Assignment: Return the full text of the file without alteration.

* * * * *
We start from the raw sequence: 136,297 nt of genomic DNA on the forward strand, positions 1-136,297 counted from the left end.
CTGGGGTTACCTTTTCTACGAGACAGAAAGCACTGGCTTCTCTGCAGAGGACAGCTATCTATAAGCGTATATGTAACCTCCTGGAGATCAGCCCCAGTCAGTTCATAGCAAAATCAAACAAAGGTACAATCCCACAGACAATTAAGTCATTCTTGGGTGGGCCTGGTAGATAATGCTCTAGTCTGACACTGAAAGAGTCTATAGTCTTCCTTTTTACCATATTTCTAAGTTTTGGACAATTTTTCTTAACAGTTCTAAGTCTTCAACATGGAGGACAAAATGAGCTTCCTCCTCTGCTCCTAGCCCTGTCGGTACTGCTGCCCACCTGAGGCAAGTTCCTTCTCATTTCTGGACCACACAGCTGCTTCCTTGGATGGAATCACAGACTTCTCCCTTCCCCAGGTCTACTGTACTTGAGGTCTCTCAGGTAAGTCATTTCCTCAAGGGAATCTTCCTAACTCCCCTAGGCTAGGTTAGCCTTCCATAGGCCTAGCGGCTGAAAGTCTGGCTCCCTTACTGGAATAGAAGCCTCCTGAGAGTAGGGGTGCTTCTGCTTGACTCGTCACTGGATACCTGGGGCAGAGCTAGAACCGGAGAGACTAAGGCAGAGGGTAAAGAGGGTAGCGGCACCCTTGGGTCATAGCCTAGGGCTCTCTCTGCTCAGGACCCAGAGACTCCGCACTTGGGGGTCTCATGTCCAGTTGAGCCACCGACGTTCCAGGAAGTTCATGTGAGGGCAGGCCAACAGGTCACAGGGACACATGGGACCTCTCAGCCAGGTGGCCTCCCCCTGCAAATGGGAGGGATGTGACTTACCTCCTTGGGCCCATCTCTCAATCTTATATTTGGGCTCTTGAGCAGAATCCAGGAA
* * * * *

We start from the raw sequence: 136,297 nt of genomic DNA on the forward strand, positions 1-136,297 counted from the left end.
CTGGGGTTACCTTTTCTACGAGACAGAAAGCACTGGCTTCTCTGCAGAGGACAGCTATCTATAAGCGTATATGTAACCTCCTGGAGATCAGCCCCAGTCAGTTCATAGCAAAATCAAACAAAGGTACAATCCCACAGACAATTAAGTCATTCTTGGGTGGGCCTGGTAGATAATGCTCTAGTCTGACACTGAAAGAGTCTATAGTCTTCCTTTTTACCATATTTCTAAGTTTTGGACAATTTTTCTTAACAGTTCTAAGTCTTCAACATGGAGGACAAAATGAGCTTCCTCCTCTGCTCCTAGCCCTGTCGGTACTGCTGCCCACCTGAGGCAAGTTCCTTCTCATTTCTGGACCACACAGCTGCTTCCTTGGATGGAATCACAGACTTCTCCCTTCCCCAGGTCTACTGTACTTGAGGTCTCTCAGGTAAGTCATTTCCTCAAGGGAATCTTCCTAACTCCCCTAGGCTAGGTTAGCCTTCCATAGGCCTAGCGGCTGAAAGTCTGGCTCCCTTACTGGAATAGAAGCCTCCTGAGAGTAGGGGTGCTTCTGCTTGACTCGTCACTGGATACCTGGGGCAGAGCTAGAACCGGAGAGACTAAGGCAGAGGGTAAAGAGGGTAGCGGCACCCTTGGGTCATAGCCTAGGGCTCTCTCTGCTCAGGACCCAGAGACTCCGCACTTGGGGGTCTCATGTCCAGTTGAGCCACCGACGTTCCAGGAAGTTCATGTGAGGGCAGGCCAACAGGTCACAGGGACACATGGGACCTCTCAGCCAGGTGGCCTCCCCCTGCAAATGGGAGGGATGTGACTTACCTCCTTGGGCCCATCTCTCAATCTTATATTTGGGCTCTTGAGCAGAATCCAGGAA